Twitter’s first digital stream of a “TNF” game pulled in 243,000 viewers per average minute viewing. The number for more traditional TV channels, CBS and the NFL Network? That was 15.4 million viewers per average minute viewing.
What about total viewers? Twitter pulled in 2.1 million unique viewers. Traditional TV networks, by way of comparison, reached 48.1 million viewers.
Business media headlines now know the score: Digital media numbers won’t reach traditional TV numbers.
Of course this wasn’t the case back in October when Yahoo, after a mostly exclusive NFL regular season game, posted a “15.2 million” number for unique viewers worldwide. The business press didn’t totally get it. Actually, Yahoo pulled in a TV-like estimate of 2.36 million viewers.
It wasn’t that this year’s streaming game on Twitter was an NFL version of small ball. The New York Jets-Buffalo Bills scored lots. Final score: 37-31 in the Jets favor.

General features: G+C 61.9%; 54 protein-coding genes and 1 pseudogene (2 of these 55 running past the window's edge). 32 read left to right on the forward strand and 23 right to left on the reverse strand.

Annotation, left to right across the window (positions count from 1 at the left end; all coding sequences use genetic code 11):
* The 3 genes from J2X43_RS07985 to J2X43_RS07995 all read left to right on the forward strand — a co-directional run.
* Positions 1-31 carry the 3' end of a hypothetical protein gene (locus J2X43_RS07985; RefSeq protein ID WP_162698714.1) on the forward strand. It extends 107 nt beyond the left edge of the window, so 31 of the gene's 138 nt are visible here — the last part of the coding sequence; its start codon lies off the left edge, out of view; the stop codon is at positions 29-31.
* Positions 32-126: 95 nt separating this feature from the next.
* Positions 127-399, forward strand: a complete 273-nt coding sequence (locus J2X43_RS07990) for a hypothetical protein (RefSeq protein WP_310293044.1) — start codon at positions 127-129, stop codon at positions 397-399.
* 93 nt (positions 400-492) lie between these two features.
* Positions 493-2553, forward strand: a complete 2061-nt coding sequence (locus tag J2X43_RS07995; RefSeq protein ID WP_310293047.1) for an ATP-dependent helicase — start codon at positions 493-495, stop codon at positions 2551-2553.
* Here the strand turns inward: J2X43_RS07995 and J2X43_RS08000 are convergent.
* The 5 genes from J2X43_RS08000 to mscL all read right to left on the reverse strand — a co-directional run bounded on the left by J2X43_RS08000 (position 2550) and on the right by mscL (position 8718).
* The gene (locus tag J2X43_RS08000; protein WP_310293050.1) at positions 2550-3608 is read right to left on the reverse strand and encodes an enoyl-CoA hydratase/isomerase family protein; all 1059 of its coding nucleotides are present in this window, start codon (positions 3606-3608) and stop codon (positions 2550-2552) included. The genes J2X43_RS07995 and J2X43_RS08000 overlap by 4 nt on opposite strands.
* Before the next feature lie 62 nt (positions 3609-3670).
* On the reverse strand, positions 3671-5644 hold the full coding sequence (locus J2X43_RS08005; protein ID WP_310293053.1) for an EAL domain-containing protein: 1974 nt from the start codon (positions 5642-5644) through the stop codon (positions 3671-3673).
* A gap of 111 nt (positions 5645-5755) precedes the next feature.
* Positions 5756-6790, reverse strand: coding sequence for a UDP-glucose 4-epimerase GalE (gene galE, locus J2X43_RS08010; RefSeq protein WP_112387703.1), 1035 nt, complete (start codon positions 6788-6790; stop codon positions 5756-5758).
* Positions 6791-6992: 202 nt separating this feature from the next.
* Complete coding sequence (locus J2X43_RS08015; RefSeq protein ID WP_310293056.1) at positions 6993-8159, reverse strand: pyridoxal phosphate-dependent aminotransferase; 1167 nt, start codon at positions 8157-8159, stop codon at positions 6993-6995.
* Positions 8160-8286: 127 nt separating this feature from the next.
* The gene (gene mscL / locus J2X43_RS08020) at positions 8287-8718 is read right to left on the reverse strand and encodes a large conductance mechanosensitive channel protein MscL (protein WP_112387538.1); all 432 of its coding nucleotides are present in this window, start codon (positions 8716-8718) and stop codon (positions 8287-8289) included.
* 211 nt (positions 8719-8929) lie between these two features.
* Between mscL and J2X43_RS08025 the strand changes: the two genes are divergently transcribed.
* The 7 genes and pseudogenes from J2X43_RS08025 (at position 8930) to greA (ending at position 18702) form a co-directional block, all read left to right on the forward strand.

Twitter says individual viewers averaged about 22 minutes of the game. When looking at all digital properties, each viewer average 25 minutes of viewing.
Still, things perhaps didn’t all go that well for traditional TV networks. The Jets-Bills game was down 28% on CBS from the first “Thursday Night Football” game of a year ago -- to a Nielsen 3.8 rating/14 share among 18-49 viewers.
Twitter landed worldwide streaming rights to 10 “TNF” games this season for a reported $15 million. For around 250,000 viewers per average minute viewing (including worldwide viewers) and a cost of $1.5 million per game, that means a $6 cost per viewer.
Is it worth it? It’s still early in the game.